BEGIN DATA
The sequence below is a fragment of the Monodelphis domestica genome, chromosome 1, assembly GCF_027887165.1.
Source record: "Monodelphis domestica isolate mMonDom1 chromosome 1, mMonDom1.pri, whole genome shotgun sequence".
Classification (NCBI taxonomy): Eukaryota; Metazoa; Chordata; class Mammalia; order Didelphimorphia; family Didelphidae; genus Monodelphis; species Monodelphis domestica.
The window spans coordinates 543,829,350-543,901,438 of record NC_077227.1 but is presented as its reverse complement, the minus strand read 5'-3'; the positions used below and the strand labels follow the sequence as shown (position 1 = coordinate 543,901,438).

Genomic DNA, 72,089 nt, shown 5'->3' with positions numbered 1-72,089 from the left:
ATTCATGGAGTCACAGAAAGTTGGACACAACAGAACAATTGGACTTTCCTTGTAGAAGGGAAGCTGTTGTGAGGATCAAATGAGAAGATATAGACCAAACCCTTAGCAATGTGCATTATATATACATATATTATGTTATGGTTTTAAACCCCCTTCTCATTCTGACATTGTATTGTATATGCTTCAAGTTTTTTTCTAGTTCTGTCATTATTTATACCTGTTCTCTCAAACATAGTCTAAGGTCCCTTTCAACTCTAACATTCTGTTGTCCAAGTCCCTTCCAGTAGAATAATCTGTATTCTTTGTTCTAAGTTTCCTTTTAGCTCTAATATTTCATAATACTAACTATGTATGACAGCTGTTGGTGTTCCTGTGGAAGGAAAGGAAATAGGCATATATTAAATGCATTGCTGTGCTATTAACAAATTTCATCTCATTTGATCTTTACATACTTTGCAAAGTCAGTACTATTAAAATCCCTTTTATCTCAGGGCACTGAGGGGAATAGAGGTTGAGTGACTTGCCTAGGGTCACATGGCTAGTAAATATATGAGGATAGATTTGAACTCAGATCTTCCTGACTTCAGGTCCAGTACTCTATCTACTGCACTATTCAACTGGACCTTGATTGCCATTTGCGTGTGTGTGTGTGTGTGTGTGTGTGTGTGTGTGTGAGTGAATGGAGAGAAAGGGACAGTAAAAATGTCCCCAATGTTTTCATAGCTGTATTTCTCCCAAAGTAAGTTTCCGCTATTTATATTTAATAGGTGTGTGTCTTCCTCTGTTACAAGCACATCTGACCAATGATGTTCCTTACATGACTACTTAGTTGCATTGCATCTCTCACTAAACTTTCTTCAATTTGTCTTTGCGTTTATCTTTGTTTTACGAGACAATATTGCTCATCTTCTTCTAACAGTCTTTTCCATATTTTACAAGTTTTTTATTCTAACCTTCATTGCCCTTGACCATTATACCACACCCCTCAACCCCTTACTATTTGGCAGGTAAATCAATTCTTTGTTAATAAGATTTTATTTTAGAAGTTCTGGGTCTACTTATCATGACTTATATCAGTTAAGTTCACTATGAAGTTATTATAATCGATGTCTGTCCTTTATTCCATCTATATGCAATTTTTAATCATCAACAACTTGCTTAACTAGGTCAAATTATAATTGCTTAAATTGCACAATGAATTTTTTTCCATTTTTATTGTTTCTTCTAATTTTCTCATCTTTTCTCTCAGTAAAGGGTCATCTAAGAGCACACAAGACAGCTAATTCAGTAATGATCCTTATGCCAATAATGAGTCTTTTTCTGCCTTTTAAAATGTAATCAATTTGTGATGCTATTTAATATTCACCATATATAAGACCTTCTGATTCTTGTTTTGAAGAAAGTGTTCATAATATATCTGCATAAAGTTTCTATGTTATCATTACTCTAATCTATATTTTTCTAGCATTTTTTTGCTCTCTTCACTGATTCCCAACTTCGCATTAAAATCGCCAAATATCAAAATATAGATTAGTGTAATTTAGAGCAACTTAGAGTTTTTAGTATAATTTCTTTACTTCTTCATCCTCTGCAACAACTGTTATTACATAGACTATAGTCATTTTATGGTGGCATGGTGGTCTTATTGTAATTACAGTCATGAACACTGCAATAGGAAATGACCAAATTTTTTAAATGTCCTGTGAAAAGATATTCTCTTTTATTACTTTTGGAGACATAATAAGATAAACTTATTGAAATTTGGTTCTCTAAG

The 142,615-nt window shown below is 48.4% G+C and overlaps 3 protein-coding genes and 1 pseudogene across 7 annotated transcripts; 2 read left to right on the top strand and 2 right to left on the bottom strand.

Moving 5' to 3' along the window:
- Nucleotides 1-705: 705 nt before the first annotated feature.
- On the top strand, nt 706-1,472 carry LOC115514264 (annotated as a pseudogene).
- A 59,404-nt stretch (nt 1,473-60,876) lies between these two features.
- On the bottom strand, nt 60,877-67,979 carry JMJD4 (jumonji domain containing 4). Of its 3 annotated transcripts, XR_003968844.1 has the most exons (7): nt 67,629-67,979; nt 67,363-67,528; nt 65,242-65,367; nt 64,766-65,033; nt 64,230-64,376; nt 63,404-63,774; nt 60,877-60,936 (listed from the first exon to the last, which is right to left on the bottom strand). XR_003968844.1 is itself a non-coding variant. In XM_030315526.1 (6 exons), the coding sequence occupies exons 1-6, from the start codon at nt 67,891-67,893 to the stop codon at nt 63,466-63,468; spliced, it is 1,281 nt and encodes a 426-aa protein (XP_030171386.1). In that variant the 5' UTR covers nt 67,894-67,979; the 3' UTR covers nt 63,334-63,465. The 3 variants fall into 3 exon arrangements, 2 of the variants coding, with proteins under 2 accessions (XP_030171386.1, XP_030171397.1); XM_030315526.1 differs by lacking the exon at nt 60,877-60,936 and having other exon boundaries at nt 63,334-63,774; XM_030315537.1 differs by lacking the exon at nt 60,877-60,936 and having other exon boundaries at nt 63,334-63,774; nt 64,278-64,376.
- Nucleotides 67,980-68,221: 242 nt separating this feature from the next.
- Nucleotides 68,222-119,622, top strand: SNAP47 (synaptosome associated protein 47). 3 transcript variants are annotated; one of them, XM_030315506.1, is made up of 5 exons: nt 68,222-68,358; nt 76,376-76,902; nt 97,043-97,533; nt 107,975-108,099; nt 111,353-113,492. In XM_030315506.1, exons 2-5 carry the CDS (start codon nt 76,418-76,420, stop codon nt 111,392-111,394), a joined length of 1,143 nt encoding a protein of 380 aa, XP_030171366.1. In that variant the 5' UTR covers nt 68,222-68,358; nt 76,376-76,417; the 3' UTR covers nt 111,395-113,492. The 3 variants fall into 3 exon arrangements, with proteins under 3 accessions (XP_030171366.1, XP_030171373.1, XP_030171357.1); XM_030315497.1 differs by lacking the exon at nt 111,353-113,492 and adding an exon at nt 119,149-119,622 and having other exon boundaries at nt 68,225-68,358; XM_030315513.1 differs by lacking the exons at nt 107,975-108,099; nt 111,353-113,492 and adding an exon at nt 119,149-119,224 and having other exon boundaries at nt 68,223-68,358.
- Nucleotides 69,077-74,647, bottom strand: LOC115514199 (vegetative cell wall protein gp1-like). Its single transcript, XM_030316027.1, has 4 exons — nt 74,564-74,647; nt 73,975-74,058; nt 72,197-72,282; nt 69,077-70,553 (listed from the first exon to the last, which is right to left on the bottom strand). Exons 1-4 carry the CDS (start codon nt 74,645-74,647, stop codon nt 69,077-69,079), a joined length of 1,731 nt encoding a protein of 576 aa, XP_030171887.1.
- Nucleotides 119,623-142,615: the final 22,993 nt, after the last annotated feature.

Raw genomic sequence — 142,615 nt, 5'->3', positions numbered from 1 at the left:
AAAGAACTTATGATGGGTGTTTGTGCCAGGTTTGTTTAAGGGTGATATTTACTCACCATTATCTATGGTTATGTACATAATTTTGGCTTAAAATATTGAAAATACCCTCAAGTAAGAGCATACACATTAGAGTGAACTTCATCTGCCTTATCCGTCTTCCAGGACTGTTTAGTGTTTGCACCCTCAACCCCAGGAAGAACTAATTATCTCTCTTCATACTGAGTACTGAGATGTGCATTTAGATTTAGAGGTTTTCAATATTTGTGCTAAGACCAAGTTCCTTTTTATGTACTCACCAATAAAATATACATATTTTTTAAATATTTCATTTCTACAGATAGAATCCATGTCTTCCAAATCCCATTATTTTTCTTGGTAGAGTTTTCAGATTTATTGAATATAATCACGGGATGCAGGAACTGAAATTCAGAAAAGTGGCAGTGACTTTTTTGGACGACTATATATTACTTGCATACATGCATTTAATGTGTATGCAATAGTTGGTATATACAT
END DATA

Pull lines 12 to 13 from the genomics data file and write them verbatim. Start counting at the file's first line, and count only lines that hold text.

- On the bottom strand, nt 60,877-67,979 carry JMJD4 (jumonji domain containing 4). Of its 3 annotated transcripts, XR_003968844.1 has the most exons (7): nt 67,629-67,979; nt 67,363-67,528; nt 65,242-65,367; nt 64,766-65,033; nt 64,230-64,376; nt 63,404-63,774; nt 60,877-60,936 (listed from the first exon to the last, which is right to left on the bottom strand). XR_003968844.1 is itself a non-coding variant. In XM_030315526.1 (6 exons), the coding sequence occupies exons 1-6, from the start codon at nt 67,891-67,893 to the stop codon at nt 63,466-63,468; spliced, it is 1,281 nt and encodes a 426-aa protein (XP_030171386.1). In that variant the 5' UTR covers nt 67,894-67,979; the 3' UTR covers nt 63,334-63,465. The 3 variants fall into 3 exon arrangements, 2 of the variants coding, with proteins under 2 accessions (XP_030171386.1, XP_030171397.1); XM_030315526.1 differs by lacking the exon at nt 60,877-60,936 and having other exon boundaries at nt 63,334-63,774; XM_030315537.1 differs by lacking the exon at nt 60,877-60,936 and having other exon boundaries at nt 63,334-63,774; nt 64,278-64,376.
- Nucleotides 67,980-68,221: 242 nt separating this feature from the next.